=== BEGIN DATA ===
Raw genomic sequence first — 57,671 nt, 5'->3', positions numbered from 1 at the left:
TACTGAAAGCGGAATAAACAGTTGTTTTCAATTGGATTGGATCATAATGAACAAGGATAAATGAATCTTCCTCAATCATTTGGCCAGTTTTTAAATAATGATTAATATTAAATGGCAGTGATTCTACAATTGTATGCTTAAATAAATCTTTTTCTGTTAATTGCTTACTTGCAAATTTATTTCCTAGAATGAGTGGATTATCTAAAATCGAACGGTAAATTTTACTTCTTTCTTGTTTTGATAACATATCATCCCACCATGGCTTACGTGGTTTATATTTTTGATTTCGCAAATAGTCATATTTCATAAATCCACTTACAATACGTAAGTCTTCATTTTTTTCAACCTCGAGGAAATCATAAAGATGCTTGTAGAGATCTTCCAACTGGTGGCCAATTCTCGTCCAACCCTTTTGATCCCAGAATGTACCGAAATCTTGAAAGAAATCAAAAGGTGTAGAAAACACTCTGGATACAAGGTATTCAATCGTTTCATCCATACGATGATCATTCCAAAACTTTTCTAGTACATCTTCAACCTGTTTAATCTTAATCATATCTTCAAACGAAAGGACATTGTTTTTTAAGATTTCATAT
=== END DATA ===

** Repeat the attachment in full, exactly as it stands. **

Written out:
Raw genomic sequence first — 57,671 nt, 5'->3', positions numbered from 1 at the left:
TACTGAAAGCGGAATAAACAGTTGTTTTCAATTGGATTGGATCATAATGAACAAGGATAAATGAATCTTCCTCAATCATTTGGCCAGTTTTTAAATAATGATTAATATTAAATGGCAGTGATTCTACAATTGTATGCTTAAATAAATCTTTTTCTGTTAATTGCTTACTTGCAAATTTATTTCCTAGAATGAGTGGATTATCTAAAATCGAACGGTAAATTTTACTTCTTTCTTGTTTTGATAACATATCATCCCACCATGGCTTACGTGGTTTATATTTTTGATTTCGCAAATAGTCATATTTCATAAATCCACTTACAATACGTAAGTCTTCATTTTTTTCAACCTCGAGGAAATCATAAAGATGCTTGTAGAGATCTTCCAACTGGTGGCCAATTCTCGTCCAACCCTTTTGATCCCAGAATGTACCGAAATCTTGAAAGAAATCAAAAGGTGTAGAAAACACTCTGGATACAAGGTATTCAATCGTTTCATCCATACGATGATCATTCCAAAACTTTTCTAGTACATCTTCAACCTGTTTAATCTTAATCATATCTTCAAACGAAAGGACATTGTTTTTTAAGATTTCATAT